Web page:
The Center for Mental Health Care & Resources comprises the CARE office and the Counseling office. Through the Center you will be referred to a variety of on campus resources and services. Sometimes a student's needs may be better served by a referral off campus.
This guide is intended for Georgia Tech students and is designed to be used independently irrespective of whether a student goes through the CARE office in the Center. This material is provided for informational purposes only and does not imply the formation of a professional relationship with the reader nor a specific recommendation of any of these services.
There are more resources available beyond individual counseling through The Center for Mental Health Care & Resources. These resources include but are not limited to: group counseling, couples counseling, life skills workshops, peer coaching, and nutritionists.
How to Find Professional Support
We suggest that you seek mental health services only from a licensed professional (or from a graduate-level trainee under the direct supervision of a licensed professional). In the state of Georgia, one may search for licensed professionals on the website of the Secretary of State.
Professionals who provide counseling (aka psychotherapy) include licensed psychologists, licensed clinical social workers, licensed professional counselors, and marriage and family therapists. Psychologists are doctoral-level trained professionals and have either a PhD degree or a PsyD degree. Social workers, counselors, and marriage and family therapists are masters-level trained professionals. A social worker’s academic degree is typically the MSW, and their Georgia state license designation is either Licensed Master's Social Worker (LMSW) or a Licensed Clinical Social Worker (LCSW). Counselors typically have a MS (Master of Science in Counseling) degree, and their licensure designation is LPC (Licensed Professional Counselor). Marriage and family therapists often have a MS degree, and their licensure designation is LMFT (Licensed Marriage and Family Therapist).
Professionals who prescribe medication include primary care physicians and psychiatrists (physicians who specialize in mental health). Both types of professionals typically have a MD degree). You can check for licensure status with the Georgia Composite Medical Board.
How to Choose a Counselor
It is important to find the right counselor you are comfortable with and who is competent in what you are seeking help for. Building good rapport with your counselor is critical; it’s ok if you must visit more than one counselor to find a good match for you.
Consider counseling if….
- You constantly worry about things that are out of your control.
- Constantly on edge or always expecting the worst.
- A sense of helplessness, hopelessness, or sadness.
- You find it difficult to carry out everyday activities, like concentrating on your schoolwork or finishing something.
- You’ve been increasingly more aggressive or argumentative towards friends and family members.
- You’ve been abusing alcohol or drugs.
Questions to consider asking the counselor before your first visit.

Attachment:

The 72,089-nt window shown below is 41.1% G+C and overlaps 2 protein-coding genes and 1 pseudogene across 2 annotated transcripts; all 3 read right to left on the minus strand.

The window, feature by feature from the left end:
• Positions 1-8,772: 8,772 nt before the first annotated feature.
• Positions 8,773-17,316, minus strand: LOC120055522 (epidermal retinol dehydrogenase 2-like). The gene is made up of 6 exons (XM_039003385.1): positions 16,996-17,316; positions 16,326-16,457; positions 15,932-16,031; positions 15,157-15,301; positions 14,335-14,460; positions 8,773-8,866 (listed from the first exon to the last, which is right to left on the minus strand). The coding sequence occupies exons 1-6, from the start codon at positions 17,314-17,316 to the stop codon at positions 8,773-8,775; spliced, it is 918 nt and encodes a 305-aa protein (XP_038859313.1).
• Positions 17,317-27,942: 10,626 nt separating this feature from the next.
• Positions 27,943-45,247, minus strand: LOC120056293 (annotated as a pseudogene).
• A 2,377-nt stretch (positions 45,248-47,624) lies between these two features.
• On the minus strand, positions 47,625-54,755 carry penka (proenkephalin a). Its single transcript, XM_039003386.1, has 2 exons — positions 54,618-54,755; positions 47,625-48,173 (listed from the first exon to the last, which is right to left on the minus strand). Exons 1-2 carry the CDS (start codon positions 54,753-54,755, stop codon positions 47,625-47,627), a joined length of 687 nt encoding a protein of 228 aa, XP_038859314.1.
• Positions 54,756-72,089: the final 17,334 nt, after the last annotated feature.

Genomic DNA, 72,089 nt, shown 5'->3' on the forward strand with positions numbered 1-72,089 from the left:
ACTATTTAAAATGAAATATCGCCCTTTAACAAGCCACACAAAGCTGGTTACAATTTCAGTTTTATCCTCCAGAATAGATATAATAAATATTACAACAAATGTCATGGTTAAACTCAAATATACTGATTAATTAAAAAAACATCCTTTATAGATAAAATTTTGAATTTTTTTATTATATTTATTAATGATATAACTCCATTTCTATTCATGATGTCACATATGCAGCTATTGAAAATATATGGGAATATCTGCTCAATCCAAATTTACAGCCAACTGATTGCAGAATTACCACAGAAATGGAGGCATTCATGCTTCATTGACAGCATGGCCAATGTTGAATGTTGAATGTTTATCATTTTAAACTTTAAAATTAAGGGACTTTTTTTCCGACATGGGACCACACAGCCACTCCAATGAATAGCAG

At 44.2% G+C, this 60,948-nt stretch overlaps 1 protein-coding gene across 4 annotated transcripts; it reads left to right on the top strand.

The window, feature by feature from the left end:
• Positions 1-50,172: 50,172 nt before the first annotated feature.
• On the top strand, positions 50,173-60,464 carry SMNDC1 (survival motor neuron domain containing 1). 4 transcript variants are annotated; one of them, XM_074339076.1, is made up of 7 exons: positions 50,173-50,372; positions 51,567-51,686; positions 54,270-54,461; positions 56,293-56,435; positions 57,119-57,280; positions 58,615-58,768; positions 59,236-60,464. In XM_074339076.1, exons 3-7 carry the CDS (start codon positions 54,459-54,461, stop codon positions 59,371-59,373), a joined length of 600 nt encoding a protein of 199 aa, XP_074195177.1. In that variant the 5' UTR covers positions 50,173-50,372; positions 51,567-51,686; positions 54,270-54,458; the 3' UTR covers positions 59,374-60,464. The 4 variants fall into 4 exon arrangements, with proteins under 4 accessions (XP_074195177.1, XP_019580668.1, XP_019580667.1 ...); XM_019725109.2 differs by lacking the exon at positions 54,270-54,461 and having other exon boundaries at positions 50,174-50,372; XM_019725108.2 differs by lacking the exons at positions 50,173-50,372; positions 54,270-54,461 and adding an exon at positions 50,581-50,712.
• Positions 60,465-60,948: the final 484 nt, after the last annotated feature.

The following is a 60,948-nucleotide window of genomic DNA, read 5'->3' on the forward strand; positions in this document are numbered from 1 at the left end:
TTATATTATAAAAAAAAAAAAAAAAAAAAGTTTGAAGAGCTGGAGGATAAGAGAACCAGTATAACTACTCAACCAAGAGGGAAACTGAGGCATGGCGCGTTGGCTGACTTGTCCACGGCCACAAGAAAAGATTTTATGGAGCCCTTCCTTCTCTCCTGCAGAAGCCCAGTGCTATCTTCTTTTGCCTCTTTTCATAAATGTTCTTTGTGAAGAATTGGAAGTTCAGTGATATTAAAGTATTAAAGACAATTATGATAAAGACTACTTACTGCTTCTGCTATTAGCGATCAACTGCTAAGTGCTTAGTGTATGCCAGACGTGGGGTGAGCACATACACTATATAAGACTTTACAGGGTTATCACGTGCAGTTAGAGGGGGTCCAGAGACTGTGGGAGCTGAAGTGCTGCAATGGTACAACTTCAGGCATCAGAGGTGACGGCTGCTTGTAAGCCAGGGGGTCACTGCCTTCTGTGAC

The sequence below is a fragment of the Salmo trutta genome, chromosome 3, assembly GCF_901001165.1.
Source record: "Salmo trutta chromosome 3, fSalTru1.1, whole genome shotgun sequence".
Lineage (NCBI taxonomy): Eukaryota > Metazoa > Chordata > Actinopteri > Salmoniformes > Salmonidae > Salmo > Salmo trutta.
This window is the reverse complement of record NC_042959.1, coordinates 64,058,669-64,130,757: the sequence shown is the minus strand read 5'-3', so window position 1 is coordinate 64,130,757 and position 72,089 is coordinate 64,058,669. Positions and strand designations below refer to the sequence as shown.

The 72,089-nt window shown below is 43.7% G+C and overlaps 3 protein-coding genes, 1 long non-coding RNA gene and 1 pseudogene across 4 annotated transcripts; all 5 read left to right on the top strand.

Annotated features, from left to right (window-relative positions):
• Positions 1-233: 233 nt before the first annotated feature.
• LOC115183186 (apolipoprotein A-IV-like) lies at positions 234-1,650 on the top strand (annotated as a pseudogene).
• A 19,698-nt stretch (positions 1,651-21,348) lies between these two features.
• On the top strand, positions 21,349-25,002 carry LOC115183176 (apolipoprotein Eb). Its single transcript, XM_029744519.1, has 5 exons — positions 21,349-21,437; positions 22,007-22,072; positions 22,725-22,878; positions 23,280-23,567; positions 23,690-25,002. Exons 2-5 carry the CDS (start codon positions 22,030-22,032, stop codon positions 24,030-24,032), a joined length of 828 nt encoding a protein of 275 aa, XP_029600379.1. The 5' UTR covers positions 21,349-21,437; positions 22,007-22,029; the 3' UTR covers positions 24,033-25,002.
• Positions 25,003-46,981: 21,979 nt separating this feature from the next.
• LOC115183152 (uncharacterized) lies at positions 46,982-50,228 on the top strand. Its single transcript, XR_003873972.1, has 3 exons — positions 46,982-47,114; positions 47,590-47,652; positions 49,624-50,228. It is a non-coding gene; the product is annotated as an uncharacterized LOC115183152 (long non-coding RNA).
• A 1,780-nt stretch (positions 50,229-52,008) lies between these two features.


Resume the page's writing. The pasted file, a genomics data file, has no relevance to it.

- How many years have you been practicing counseling?
- What is your area of expertise?
- What experiences do you have helping people in a similar situation as mine? (Briefly explain why you are coming to counseling).
- What therapeutic theories do you practice or follow?
- What can I expect from treatment? What might it look like?
- After your first visit with the counselor reflect on your session and think….
- Did I feel understood and valued?
- Did the counselor give me their full attention?
- Do I feel comfortable sharing more with this counselor?
- Do I see myself working with this counselor?
If you have a positive answer to these questions, then consider thinking about continuing counseling with this particular counselor.
How to find a Counselor
Each person will have their own specific needs, wants, and goals for therapy. Because of this, choosing a counselor based on what you need for counseling will help increase the likelihood of participation, understanding your experience, and being able to address the mental health needs you are coming with to your appointment. It’s okay if you don’t know every answer, and some of these questions may help in your process.
What is your reason for seeking therapy?
Long-Term or Short-Term Counseling?
Short Term Counseling
- Common issues for short term counseling: relationship issues, adjustment/transitional issues, stress, situational problems, family issues, grief, mild depression, or anxiety.
- Goal-Oriented: Developing coping skills, solutions and focuses on the here and now.
- Common length for short term counseling is a couple of months.
Long Term Counseling
- Common issues for long term counseling: PTSD, abuse, trauma, major depressive disorder, generalized anxiety disorder and eating disorders.
- Self-discovery dealing with multiple goals or challenges. Exploring root causes, influences and feelings.
When Searching for a Counselor Consider
2. Ethnic/Racial Background
3. Available days and hours
5. Religious focus or not
6. Clientele: Do they work with children only, adults, family, or groups
8. Therapeutic backgrounds/Theoretical Orientation
11. Cognitive behavioral therapy
13. Dialectic behavioral therapy
14. Religious Affiliated Counseling and Well-being Support:
- Christian Faith-based therapy
- Jewish Family and Community Services
- Rabbis who support GT Jewish Students: Rabbi Shlomoh Sharfstein: Rabbi@chabaddtu.com; Shifra Sharfstein: Shifta@ChabadDtu.com
Referral Databases for Counselors
If you are looking for a counselor with a particular specialty, the major professional associations have online referral databases that you can search, including: